18,017 896 15
Prevention of pressure injury in the intensive care unit
Hasan M Al-Dorzi
January-March 2019, 3(1):24-28
Pressure injury (PI) is common in critically ill patients and is largely preventable. Prevention of PI in the intensive care unit (ICU) depends on routine risk assessment and implementation of preventive measures, such as adequate nutritional support, proper positioning and repositioning, mobilization, proper skin care, use of appropriate pressure-redistributing surfaces, and application of skin protective dressings. The available evidence suggests that a multifaceted approach is usually required. In addition, there is a need for high-quality studies to guide PI prevention in ICU patients.
  16,162 940 4
The experience of adult patients who have tracheostomy tubes in situ: A systematic review
Mohammed Al Humaid, Rick Wiechula
January-March 2017, 1(1):24-42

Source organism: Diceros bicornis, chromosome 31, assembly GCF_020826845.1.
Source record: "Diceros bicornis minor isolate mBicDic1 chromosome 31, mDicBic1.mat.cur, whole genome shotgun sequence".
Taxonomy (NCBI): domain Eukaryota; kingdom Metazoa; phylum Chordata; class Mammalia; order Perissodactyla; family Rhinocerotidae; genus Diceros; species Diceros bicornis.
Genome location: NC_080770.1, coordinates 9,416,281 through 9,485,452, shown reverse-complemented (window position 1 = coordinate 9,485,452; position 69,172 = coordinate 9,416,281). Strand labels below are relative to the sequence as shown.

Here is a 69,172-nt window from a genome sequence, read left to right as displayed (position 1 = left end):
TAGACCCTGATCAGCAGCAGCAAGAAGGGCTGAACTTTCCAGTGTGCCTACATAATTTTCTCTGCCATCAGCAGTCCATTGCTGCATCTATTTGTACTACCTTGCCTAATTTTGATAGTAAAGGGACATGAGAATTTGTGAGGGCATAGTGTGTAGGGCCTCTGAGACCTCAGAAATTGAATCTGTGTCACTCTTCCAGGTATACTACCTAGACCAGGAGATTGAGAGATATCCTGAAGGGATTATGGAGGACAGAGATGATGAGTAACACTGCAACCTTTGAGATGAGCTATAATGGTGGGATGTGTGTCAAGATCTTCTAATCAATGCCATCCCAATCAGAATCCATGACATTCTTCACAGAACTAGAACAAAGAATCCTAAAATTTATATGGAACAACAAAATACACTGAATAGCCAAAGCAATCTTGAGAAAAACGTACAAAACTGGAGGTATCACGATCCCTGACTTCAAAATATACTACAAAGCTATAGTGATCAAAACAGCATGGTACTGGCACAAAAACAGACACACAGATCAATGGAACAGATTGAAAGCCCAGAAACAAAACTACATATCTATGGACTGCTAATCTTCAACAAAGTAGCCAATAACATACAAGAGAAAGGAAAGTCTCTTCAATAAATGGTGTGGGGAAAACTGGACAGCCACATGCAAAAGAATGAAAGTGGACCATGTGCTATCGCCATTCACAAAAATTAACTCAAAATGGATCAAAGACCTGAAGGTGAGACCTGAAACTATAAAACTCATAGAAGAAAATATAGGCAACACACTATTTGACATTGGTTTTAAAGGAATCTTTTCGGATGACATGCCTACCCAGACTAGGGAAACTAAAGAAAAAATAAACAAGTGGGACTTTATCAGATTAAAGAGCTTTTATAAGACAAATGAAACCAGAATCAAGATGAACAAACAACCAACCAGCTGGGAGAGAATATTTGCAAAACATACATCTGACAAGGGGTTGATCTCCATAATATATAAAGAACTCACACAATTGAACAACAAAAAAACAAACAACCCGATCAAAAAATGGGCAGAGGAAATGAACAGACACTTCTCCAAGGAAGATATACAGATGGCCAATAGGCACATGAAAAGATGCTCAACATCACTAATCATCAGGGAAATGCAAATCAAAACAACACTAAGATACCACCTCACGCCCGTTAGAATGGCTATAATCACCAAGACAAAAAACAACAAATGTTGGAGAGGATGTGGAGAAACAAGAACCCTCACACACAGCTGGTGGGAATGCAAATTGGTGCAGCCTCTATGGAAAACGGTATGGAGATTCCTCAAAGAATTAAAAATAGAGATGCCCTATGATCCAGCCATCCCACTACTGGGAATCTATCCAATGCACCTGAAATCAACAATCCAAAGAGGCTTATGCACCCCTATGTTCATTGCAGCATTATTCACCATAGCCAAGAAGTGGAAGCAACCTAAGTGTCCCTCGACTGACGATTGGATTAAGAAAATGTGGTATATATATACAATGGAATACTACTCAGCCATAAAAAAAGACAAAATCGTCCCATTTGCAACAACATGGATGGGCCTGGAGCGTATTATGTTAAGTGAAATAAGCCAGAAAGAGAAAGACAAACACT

Background: There is a wide range of conditions requiring a patient to have tracheostomy tube insertion. The use of tracheostomy tubes in hospitals has increased among patients with both stable and critical conditions. Respiratory illness may make it necessary for patients to have an alternative breathing system (apart from the mouth or nose) whether as a temporary or permanent procedure. Patients have different experiences of tracheostomy tube insertion. Aims: This study aims to perform a systematic review of qualitative research into the experiences of patients treated with a tracheostomy tube. Objective: The objective of this study is to systematically appraise qualitative evidence on the experience of adult patients having a tracheostomy tube in situ. The report seeks to answer the following question: What are the experiences faced by adult patients with a tracheostomy tube in situ? Inclusion Criteria: Types of Participants: This review included any research that used qualitative methods to investigate the experiences of adult patients with tracheostomy tube insertion. Phenomenon of Interest: The phenomenon of interest was the experience of patients with a tracheostomy tube in situ either as a temporary or permanent procedure, either in hospital or in the community. Types of Studies: This review deliberated on studies that concentrated on qualitative data. The review included all study designs; for instance, phenomenology, action research, grounded theory, feminist research, and ethnography. Search Strategy: The review included all relevant studies published in Arabic and English obtained from the following databases: CINAHL, Cochrane Library, EMBASE, MEDLINE (PubMed), and Scopus and reference lists. There was no limitation on year of publication, and reference list items were searched along with keywords in the heading, abstract, and topic descriptors. Methodological Quality: The methodological quality of each study was assessed by applying the Joanna Briggs Institute's Qualitative Assessment and Review Instrument. Data Collection: The study included adult patients treated with a tracheostomy tube. The research literature was searched using the standard methodology of qualitative research. The two reviewers then applied inclusion and exclusion criteria to the studies and evaluated the findings that met the inclusion criteria on the same subject. Data Synthesis: Synthesis of all data enabled a statement to be created that explains the experiences of adult patients with a tracheostomy tube in situ in the hospital or community. The data were then characterized according to the quality of findings and the similarity of meaning. Results: Four studies met the study selection criteria and were included in the systematic review that determined the experience of patients with a tracheostomy tube in situ. There were 18 findings extracted from the included studies. These were synthesized and then grouped into seven categories in relation to similarity of meaning. The seven categories remaining were then synthesized in a meta-synthesis that produced four outcomes linked to the experiences of participants having a tracheostomy tube in situ: (i) Communication is fundamental. (ii) The experience has both physical and psychological impacts. (iii) There are long-term consequences. (iv) Staff and patients work together to achieve positive outcomes. Conclusions: In the studies appraised by the reviewers, the importance of understanding the experiences of adult patients with tracheostomy tubes in situ was clarified. Patients have a right to experience correct practices that may help them to adapt to a new lifestyle with a tracheostomy. Implications for Practice: Patients should be given support physically, psychosocially, and emotionally after tracheostomy tube insertion. In addition, nurses' awareness about patients' educational needs regarding tracheostomy care, before discharge from hospital, needs to be increased. Implications for Further Research: Further research is required to identify the ways to reduce patients' negative experiences after having a tracheostomy tube in situ.